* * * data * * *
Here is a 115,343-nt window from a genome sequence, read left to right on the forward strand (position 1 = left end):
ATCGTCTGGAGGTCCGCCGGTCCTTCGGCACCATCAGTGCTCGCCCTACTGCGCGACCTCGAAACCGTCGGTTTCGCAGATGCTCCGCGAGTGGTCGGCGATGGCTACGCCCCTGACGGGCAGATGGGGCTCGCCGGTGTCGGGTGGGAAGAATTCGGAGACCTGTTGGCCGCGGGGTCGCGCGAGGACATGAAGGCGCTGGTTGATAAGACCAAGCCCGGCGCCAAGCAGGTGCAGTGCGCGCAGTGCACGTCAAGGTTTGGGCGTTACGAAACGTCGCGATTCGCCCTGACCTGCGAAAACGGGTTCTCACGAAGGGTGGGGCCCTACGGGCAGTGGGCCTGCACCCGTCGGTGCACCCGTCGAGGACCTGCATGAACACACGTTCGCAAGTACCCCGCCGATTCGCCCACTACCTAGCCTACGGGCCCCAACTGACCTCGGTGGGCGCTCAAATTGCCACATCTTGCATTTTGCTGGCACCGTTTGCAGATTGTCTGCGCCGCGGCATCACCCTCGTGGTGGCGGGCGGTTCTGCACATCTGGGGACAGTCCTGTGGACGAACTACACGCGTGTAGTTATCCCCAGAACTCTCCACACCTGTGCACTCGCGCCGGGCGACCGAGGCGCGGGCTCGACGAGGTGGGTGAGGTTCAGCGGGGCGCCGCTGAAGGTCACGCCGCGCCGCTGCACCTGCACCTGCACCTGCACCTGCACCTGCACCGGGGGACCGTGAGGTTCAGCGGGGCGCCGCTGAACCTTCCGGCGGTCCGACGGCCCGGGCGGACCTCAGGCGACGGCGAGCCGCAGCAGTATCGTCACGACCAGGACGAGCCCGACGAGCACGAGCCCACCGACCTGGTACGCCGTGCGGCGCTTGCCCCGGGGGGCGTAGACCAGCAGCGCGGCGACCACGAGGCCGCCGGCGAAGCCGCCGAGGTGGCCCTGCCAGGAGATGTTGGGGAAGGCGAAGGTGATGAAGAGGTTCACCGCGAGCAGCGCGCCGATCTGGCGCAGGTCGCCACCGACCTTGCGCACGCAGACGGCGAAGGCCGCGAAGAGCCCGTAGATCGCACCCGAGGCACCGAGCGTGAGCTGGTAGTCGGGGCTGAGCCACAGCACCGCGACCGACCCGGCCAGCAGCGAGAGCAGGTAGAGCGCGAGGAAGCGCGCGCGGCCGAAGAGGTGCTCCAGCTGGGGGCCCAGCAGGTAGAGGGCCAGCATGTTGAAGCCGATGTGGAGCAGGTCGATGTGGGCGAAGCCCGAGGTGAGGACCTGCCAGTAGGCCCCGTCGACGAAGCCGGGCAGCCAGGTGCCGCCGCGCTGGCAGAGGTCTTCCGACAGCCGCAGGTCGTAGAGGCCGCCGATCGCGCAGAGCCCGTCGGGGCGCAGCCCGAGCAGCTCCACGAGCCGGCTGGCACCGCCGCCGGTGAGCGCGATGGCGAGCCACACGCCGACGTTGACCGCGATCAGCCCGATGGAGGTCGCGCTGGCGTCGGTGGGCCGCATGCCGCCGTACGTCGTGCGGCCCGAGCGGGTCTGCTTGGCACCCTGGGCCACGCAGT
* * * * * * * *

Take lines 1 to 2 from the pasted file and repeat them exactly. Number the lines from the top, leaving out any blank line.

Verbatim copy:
Here is a 115,343-nt window from a genome sequence, read left to right on the forward strand (position 1 = left end):
ATCGTCTGGAGGTCCGCCGGTCCTTCGGCACCATCAGTGCTCGCCCTACTGCGCGACCTCGAAACCGTCGGTTTCGCAGATGCTCCGCGAGTGGTCGGCGATGGCTACGCCCCTGACGGGCAGATGGGGCTCGCCGGTGTCGGGTGGGAAGAATTCGGAGACCTGTTGGCCGCGGGGTCGCGCGAGGACATGAAGGCGCTGGTTGATAAGACCAAGCCCGGCGCCAAGCAGGTGCAGTGCGCGCAGTGCACGTCAAGGTTTGGGCGTTACGAAACGTCGCGATTCGCCCTGACCTGCGAAAACGGGTTCTCACGAAGGGTGGGGCCCTACGGGCAGTGGGCCTGCACCCGTCGGTGCACCCGTCGAGGACCTGCATGAACACACGTTCGCAAGTACCCCGCCGATTCGCCCACTACCTAGCCTACGGGCCCCAACTGACCTCGGTGGGCGCTCAAATTGCCACATCTTGCATTTTGCTGGCACCGTTTGCAGATTGTCTGCGCCGCGGCATCACCCTCGTGGTGGCGGGCGGTTCTGCACATCTGGGGACAGTCCTGTGGACGAACTACACGCGTGTAGTTATCCCCAGAACTCTCCACACCTGTGCACTCGCGCCGGGCGACCGAGGCGCGGGCTCGACGAGGTGGGTGAGGTTCAGCGGGGCGCCGCTGAAGGTCACGCCGCGCCGCTGCACCTGCACCTGCACCTGCACCTGCACCTGCACCGGGGGACCGTGAGGTTCAGCGGGGCGCCGCTGAACCTTCCGGCGGTCCGACGGCCCGGGCGGACCTCAGGCGACGGCGAGCCGCAGCAGTATCGTCACGACCAGGACGAGCCCGACGAGCACGAGCCCACCGACCTGGTACGCCGTGCGGCGCTTGCCCCGGGGGGCGTAGACCAGCAGCGCGGCGACCACGAGGCCGCCGGCGAAGCCGCCGAGGTGGCCCTGCCAGGAGATGTTGGGGAAGGCGAAGGTGATGAAGAGGTTCACCGCGAGCAGCGCGCCGATCTGGCGCAGGTCGCCACCGACCTTGCGCACGCAGACGGCGAAGGCCGCGAAGAGCCCGTAGATCGCACCCGAGGCACCGAGCGTGAGCTGGTAGTCGGGGCTGAGCCACAGCACCGCGACCGACCCGGCCAGCAGCGAGAGCAGGTAGAGCGCGAGGAAGCGCGCGCGGCCGAAGAGGTGCTCCAGCTGGGGGCCCAGCAGGTAGAGGGCCAGCATGTTGAAGCCGATGTGGAGCAGGTCGATGTGGGCGAAGCCCGAGGTGAGGACCTGCCAGTAGGCCCCGTCGACGAAGCCGGGCAGCCAGGTGCCGCCGCGCTGGCAGAGGTCTTCCGACAGCCGCAGGTCGTAGAGGCCGCCGATCGCGCAGAGCCCGTCGGGGCGCAGCCCGAGCAGCTCCACGAGCCGGCTGGCACCGCCGCCGGTGAGCGCGATGGCGAGCCACACGCCGACGTTGACCGCGATCAGCCCGATGGAGGTCGCGCTGGCGTCGGTGGGCCGCATGCCGCCGTACGTCGTGCGGCCCGAGCGGGTCTGCTTGGCACCCTGGGCCACGCAGT